Digging: The Twilight Sad - Fourteen Autumns and Fifteen Winters

Tunaboy45
November 10th 2014


2903 Comments

Album Rating: 5.0

Dude...

Cygnatti
November 10th 2014


21893 Comments

Album Rating: 4.0

bruh pls

Digging: Chansey - Natural Cure

Mongi123
Contributing Reviewer
November 10th 2014


11455 Comments

Album Rating: 5.0

Lol Nash do it!

Thanks tuna. I honestly think people are a little hesitant to cover something that has tons of reviews even if it doesn't have a staff/contrib but this needed one. Although when another one posted the other day is was like "are you kidding me?" Haha

Tunaboy45
November 10th 2014


2903 Comments

Album Rating: 5.0

You needed to make this to balance things out haha.

Ocean of Noise
November 10th 2014


541 Comments

Album Rating: 4.5

this seems only appropriate after the one posted the other day. great review, perfect album, etc etc etc

Digging: Foo Fighters - Foo Fighters

Mongi123
Contributing Reviewer
November 10th 2014


11455 Comments

Album Rating: 5.0

I didn't make this in response to it because I planned for this to be my next one but I couldn't believe yet another one got
posted days before I was gonna do it lol anyway this was fun and cathartic to write.

BMDrummer
November 10th 2014


9567 Comments

Album Rating: 4.5 | Sound Off

It's an awesome feeling, being the only one on Sputnik who hasn't jammed this album yet. It really is.
your dad didn't love you did he

Digging: Fugazi - First Demo

TWIGtheWONDERKID
November 10th 2014


907 Comments

Album Rating: 5.0

"Syd Barrett . . . By extreme stroke of luck, he paid them a random visit during the recording of this album and sadly, none of the band members recognized him even in the slightest."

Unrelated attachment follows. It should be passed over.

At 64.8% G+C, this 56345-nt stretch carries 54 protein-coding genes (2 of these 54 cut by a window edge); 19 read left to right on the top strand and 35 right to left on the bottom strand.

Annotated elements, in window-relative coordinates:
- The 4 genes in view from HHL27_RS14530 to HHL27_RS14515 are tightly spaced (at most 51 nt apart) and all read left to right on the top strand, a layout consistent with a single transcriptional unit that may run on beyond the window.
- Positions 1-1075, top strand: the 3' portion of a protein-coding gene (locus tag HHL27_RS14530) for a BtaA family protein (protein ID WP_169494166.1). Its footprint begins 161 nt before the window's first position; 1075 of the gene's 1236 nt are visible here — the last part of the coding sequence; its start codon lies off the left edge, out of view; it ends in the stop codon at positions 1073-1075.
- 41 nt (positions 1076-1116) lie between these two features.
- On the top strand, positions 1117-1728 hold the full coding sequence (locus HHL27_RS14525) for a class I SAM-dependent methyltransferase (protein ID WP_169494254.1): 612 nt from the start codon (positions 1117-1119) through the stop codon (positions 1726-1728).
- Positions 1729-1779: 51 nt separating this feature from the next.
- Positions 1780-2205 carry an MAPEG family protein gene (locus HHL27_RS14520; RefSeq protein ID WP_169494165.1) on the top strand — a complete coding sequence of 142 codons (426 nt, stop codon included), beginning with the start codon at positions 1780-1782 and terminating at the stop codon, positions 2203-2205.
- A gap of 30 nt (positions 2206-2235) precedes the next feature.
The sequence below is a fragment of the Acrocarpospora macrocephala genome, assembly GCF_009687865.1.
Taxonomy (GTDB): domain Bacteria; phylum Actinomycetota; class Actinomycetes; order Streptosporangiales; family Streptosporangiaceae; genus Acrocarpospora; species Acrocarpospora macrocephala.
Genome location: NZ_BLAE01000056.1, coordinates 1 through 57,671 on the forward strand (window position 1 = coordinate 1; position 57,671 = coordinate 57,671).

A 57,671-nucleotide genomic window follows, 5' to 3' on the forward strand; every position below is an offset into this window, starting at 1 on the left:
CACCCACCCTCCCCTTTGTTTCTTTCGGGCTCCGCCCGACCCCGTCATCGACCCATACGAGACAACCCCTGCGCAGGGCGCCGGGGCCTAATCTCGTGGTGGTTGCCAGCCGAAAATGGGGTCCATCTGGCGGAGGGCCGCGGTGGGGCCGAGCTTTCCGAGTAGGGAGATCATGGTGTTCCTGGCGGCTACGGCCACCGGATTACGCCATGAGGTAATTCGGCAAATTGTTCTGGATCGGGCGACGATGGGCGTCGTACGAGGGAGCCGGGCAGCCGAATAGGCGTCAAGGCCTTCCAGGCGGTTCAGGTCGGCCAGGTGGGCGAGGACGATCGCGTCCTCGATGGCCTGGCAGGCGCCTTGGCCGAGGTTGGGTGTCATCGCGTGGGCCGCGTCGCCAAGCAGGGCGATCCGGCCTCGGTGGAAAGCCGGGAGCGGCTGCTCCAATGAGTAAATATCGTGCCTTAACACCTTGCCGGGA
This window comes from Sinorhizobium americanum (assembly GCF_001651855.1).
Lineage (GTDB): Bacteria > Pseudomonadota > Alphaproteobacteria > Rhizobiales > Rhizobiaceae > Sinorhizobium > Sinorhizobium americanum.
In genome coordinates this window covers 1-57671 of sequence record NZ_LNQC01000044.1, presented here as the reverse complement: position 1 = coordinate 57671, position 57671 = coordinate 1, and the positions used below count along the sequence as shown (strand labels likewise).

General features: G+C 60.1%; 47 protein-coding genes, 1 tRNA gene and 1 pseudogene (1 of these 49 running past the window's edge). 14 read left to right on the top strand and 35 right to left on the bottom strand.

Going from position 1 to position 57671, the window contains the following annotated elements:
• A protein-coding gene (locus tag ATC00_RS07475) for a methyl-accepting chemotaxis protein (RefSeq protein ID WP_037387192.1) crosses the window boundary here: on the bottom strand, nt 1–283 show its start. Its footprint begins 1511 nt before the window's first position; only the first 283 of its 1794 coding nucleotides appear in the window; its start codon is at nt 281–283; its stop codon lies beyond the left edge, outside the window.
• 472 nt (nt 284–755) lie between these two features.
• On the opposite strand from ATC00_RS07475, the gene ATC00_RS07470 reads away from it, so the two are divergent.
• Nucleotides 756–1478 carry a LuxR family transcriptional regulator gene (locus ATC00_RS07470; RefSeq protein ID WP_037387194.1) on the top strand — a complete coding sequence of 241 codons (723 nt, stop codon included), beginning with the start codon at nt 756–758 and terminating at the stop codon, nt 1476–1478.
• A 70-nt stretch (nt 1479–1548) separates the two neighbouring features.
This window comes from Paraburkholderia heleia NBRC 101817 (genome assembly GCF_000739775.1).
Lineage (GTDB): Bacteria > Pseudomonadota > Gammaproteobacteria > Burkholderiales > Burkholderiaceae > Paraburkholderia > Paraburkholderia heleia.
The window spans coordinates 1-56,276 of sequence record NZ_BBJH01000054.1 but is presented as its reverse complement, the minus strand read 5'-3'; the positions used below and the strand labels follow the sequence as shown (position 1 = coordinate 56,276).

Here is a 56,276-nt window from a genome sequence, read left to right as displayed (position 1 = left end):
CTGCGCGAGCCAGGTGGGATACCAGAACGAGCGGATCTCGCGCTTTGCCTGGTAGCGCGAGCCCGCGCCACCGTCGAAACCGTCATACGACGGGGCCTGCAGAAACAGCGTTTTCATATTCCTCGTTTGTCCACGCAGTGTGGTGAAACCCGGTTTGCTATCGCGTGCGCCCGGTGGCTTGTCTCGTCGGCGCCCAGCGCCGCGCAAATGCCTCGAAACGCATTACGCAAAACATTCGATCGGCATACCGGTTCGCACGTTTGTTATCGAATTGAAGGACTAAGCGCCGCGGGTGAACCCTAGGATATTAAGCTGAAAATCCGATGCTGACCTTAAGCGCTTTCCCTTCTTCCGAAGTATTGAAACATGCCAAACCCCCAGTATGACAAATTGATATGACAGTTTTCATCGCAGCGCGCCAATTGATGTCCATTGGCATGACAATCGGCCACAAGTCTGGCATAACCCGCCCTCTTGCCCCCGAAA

I didn't know that, very interesting--and sad.

Digging: David Bowie - Nothing Has Changed

Tunaboy45
November 10th 2014


2903 Comments

Album Rating: 5.0

Syd at Abbey Road in 1975
http://upload.wikimedia.org/wikipedia/en/b/b6/Syd_Barrett_Abbey_Road_1975.jpg

elcrawfodor
November 10th 2014


387 Comments

Album Rating: 5.0

@TWIG

Here's the picture of Syd Barrett when he came that day, totally understandable why they didn't recognize him. Ironic
really since half the album is dedicated to him.

http://upload.wikimedia.org/wikipedia/en/b/b6/Syd_Barrett_Abbey_Road_1975.jpg

EDIT: Dammit TunaBoy

Tunaboy45
November 10th 2014


2903 Comments

Album Rating: 5.0

Sorry

Mongi123
Contributing Reviewer
November 10th 2014


11455 Comments

Album Rating: 5.0

Yea man, really sad. One of the members was reduced to tears when they saw him he looked so different apparently.

TWIGtheWONDERKID
November 10th 2014


907 Comments

Album Rating: 5.0

He looks like an old man. No wonder they didn't recognize him.

JamieTwort
Contributing Reviewer
November 10th 2014


21453 Comments


"...it makes the listener do what some of their equally influential colleagues fail to do: Feel on a deep level."

...

Not that other artists like King Crimson(which I love a lot), Yes and Camel aren't great, I feel like PF did this with almost all of the records I've heard from them a lot better than them. Especially this one.


Absolutely. Floyd were much more powerful in terms of emotion than King Crimson and Yes. Camel weren't too far off in that regard though, with (parts of) Moonmadness and The Snow Goose.